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Old 01-14-2020, 05:26 PM   #1
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How long for Barrier Coat/Bottom Paint on New Boat

Does anyone have a sense for how long it should take for a dealer/boat-yard to prep a NEW boat for first-time bottom paint (I guess you need to sand the new gel-coat) and apply a barrier coat and then apply the bottom paint for the first time? Is is reasonable for this to take a 10 or more days?
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Old 01-14-2020, 05:53 PM   #2
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Unless your boat is inside, weather is always a factor, and I seem to recall there is a dry time for each coat.
10 days maybe a max time depending on how many coats are applied. We did two coats and I think it was over a five day period.
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Old 01-14-2020, 06:50 PM   #3
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With a new boat especially make sure they do a good job of dewaxing the hull FIRST. It needs to be done before any sanding to get all the mold release wax off the hull so the paint will stick. If they start sanding first the heat from the sanding can drive the wax into the gel coat. First a wipe down with a dewaxer using the 2 rag method, one rag with solvent the second rag wipe immediately after to pick up the wax while it is in suspension in the solvent. Changing the second rag very often. Then sanding the hull to provide tooth for the barrier paint. Then the specified, per the paint manufacturer, number of coats of the barrier paint and finally the number of coats of bottom paint. The timing of all those coats of paint is critical, the paint from the last coat needs to be thumb print dry but not too dry for the next coat to chemically bond. Too dry and you have to sand and then wipe with solvent before the next coat. Thumb print dry means that if you use your thumb on the drying paint it will leave a print but paint does not transfer to your thumb. It depends on the weather, temp and humidity how long between coats. Do not let them short you on coats of the barrier paint. Make sure they use the recommended amount of paint the manufacturer specifies for your size boat. Boatyards will say a couple of coats is sufficient but probably not true. Ask the manufacturer of the paint. Last boat I did a barrier paint I did 6 coats of Interprotect and then 2 coats of bottom paint with a 3rd coat at the waterline. It took me about 4.5 days to do all the coats because some days I could do a coat early in the day and a second coat late in the same day.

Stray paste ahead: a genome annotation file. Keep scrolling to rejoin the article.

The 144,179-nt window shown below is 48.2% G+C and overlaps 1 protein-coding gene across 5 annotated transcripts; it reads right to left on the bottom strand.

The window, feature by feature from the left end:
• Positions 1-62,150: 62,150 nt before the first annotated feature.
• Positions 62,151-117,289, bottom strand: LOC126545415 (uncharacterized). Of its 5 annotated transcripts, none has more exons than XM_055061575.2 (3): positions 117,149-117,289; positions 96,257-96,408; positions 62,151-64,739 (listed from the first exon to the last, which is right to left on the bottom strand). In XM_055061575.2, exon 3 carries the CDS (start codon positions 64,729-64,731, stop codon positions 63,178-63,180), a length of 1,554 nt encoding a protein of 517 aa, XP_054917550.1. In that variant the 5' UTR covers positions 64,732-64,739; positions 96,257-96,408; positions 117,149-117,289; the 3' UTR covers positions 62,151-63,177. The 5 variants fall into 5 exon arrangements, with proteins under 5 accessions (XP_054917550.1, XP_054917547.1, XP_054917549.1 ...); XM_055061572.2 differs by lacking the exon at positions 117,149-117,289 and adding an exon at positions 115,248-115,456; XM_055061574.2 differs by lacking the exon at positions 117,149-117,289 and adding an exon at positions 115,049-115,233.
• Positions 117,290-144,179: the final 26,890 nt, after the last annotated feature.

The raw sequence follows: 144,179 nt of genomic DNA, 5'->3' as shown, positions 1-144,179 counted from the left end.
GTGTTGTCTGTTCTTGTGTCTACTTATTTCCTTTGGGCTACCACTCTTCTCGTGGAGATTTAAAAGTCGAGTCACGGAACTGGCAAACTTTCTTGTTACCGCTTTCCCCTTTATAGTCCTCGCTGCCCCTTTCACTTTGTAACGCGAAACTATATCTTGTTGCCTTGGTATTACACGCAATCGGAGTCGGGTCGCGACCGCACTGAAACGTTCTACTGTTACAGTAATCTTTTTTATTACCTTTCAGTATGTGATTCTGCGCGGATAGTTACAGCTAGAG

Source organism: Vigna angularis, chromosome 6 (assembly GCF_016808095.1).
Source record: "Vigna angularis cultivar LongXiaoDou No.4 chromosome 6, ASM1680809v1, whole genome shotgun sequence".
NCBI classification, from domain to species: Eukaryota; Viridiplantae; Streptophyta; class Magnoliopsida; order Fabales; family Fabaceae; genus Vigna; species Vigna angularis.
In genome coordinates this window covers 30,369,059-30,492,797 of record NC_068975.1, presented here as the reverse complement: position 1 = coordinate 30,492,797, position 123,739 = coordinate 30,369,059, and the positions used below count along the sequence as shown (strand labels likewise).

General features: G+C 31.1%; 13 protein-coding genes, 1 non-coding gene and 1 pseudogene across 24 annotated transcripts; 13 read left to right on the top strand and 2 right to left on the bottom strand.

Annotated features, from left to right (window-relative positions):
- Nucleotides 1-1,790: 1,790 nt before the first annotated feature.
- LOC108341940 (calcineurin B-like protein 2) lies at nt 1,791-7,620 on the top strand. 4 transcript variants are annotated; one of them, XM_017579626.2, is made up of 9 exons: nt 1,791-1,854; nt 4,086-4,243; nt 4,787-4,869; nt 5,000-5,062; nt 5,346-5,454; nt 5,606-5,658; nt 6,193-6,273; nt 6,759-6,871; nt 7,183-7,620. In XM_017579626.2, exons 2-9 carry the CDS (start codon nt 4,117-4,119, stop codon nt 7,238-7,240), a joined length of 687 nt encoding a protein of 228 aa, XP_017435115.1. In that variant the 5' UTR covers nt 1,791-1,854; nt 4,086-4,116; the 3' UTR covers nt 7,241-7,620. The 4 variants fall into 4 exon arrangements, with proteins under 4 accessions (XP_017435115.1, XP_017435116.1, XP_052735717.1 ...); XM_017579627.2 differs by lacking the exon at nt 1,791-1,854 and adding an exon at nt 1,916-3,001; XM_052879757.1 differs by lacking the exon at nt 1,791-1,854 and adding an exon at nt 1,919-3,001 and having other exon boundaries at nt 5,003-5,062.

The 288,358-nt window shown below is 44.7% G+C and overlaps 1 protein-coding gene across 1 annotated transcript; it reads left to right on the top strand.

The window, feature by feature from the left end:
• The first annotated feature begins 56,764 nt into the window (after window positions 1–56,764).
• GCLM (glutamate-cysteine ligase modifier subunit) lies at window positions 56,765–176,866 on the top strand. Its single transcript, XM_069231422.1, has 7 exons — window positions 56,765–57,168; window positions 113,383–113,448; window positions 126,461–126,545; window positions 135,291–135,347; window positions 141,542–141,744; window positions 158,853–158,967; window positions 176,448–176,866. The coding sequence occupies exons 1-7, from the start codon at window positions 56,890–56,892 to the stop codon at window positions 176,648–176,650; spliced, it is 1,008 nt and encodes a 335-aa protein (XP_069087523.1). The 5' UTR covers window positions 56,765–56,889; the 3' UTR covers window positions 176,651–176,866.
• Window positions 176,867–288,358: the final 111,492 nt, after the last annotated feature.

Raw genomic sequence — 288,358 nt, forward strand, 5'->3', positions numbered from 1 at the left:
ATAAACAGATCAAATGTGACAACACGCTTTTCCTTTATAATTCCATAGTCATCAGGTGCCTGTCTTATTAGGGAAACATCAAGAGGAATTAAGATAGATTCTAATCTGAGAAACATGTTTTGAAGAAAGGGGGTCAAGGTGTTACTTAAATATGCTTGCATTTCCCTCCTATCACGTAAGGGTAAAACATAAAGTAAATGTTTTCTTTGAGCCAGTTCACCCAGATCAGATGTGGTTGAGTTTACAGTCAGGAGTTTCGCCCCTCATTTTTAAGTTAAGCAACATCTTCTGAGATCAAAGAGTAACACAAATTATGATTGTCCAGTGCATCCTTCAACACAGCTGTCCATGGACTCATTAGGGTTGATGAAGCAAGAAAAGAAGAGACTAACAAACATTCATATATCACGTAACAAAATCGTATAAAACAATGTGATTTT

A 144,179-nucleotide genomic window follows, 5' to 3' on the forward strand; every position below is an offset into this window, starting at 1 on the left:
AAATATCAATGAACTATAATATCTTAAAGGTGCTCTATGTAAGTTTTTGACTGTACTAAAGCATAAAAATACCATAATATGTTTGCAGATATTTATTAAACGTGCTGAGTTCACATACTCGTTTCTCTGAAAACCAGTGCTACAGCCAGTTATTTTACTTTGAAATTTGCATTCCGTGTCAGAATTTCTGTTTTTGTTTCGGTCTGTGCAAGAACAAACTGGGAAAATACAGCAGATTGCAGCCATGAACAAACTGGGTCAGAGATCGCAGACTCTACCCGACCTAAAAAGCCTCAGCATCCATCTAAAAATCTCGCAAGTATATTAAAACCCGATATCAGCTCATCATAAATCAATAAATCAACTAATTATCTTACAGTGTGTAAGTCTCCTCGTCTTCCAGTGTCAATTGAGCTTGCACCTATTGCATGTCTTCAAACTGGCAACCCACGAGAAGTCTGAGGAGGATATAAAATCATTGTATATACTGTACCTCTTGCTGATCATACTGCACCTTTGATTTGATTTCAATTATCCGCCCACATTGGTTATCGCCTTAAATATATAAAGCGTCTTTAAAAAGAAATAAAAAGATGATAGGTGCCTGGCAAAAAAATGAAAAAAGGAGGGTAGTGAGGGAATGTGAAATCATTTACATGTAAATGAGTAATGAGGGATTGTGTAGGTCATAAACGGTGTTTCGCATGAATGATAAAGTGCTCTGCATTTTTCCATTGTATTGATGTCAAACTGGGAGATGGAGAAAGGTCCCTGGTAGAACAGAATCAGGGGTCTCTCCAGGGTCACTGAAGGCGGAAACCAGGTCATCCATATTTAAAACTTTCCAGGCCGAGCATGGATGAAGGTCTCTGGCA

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Old 01-14-2020, 07:17 PM   #4
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Quote:
Originally Posted by nhislander View Post
Does anyone have a sense for how long it should take for a dealer/boat-yard to prep a NEW boat for first-time bottom paint (I guess you need to sand the new gel-coat) and apply a barrier coat and then apply the bottom paint for the first time? Is is reasonable for this to take a 10 or more days?
depends on the yard's availability, weather, and application instructions of the bottom paint that will be used

could be as quick as 1-2 days and longer depending on the aforementioned variables.
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Old 01-14-2020, 07:18 PM   #5
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Many newer boats have a vinylester bottom (last couple layers) so a barrier coat is good but not necessary....at least by some experts.


There is a no prep primer some dealers use that I believe chemically prepares with no sanding. It's silver in color and really has a strong smell.

The reason they use it is to save gobs of man hour time.

I have painted my own bottoms for over 45 years now and never had a failure. When I worked at a dealership they cranked them out, painting in all kinds of weather when they shouldn't have and had many paint failures...so rushing a yard if conditions are wrong...is a big mistake.
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Old 01-14-2020, 07:52 PM   #6
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It typically takes two months or so for routine boatyard maintenance for me. Steel-boat rust abatement and awaiting replacement parts are the usual needs for the time. (Besides, the yard is always busy.) Maybe I'll get my boat back from the boat yard sometime this month.
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Old 01-15-2020, 02:52 AM   #7
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Many paints want a 60 degree temp to cure. Lower temps will take longer to cure. More time for each coat.
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Old 01-15-2020, 09:49 AM   #8
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I had my bottom soda blasted. (36 foot Albin) It took a long day. I understand that some new boat manufacturers are doing this to give better "Tooth" for the barrier coat.

Barrier coat dries in a very few minutes, applying takes a fairly short time but several coats.

Ablative coat also dries quickly and requires several coats.

10 days sounds reasonable.

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